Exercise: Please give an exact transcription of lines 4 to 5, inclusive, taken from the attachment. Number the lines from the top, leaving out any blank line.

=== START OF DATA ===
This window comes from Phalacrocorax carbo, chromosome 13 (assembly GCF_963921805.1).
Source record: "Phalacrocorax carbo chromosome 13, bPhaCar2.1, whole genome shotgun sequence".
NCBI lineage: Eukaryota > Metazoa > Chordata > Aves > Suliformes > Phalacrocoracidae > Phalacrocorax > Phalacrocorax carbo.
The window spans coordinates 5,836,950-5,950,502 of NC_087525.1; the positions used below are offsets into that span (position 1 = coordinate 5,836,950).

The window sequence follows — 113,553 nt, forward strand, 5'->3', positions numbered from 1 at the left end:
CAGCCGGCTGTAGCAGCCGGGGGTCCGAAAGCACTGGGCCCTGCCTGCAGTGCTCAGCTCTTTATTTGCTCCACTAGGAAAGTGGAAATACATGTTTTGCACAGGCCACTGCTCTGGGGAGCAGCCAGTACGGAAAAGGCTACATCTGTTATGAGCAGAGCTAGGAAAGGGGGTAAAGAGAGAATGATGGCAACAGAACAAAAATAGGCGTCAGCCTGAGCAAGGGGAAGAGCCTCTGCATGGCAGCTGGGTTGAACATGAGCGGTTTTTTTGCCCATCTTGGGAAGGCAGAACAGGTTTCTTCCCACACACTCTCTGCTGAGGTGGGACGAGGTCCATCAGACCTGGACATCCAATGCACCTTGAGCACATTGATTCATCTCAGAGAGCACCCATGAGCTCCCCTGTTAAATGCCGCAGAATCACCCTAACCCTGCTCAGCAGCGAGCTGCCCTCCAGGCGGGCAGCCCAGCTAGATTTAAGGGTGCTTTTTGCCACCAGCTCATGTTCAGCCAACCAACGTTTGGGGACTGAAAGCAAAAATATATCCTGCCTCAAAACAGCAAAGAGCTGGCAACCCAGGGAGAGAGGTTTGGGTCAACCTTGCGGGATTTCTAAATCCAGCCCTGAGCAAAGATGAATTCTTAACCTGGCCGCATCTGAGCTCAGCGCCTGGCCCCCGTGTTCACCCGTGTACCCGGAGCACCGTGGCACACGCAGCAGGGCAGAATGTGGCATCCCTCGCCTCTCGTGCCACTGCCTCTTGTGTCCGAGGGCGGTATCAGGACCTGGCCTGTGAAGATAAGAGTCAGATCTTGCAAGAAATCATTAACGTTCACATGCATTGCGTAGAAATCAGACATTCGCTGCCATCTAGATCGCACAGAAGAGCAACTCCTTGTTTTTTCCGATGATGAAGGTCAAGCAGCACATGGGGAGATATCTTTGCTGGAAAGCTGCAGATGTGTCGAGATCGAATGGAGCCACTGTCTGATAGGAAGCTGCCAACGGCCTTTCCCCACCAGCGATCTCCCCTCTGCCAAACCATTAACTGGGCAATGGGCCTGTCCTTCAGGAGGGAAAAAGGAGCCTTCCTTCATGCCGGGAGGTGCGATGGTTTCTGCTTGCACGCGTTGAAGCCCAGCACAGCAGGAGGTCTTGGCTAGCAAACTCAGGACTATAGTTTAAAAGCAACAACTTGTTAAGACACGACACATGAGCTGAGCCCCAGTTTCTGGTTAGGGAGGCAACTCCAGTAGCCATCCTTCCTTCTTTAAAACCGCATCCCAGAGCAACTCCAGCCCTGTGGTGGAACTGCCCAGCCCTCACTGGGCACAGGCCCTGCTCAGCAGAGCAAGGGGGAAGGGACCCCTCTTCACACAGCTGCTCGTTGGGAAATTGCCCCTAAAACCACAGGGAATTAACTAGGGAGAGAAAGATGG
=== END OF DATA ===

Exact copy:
The window spans coordinates 5,836,950-5,950,502 of NC_087525.1; the positions used below are offsets into that span (position 1 = coordinate 5,836,950).

The window sequence follows — 113,553 nt, forward strand, 5'->3', positions numbered from 1 at the left end: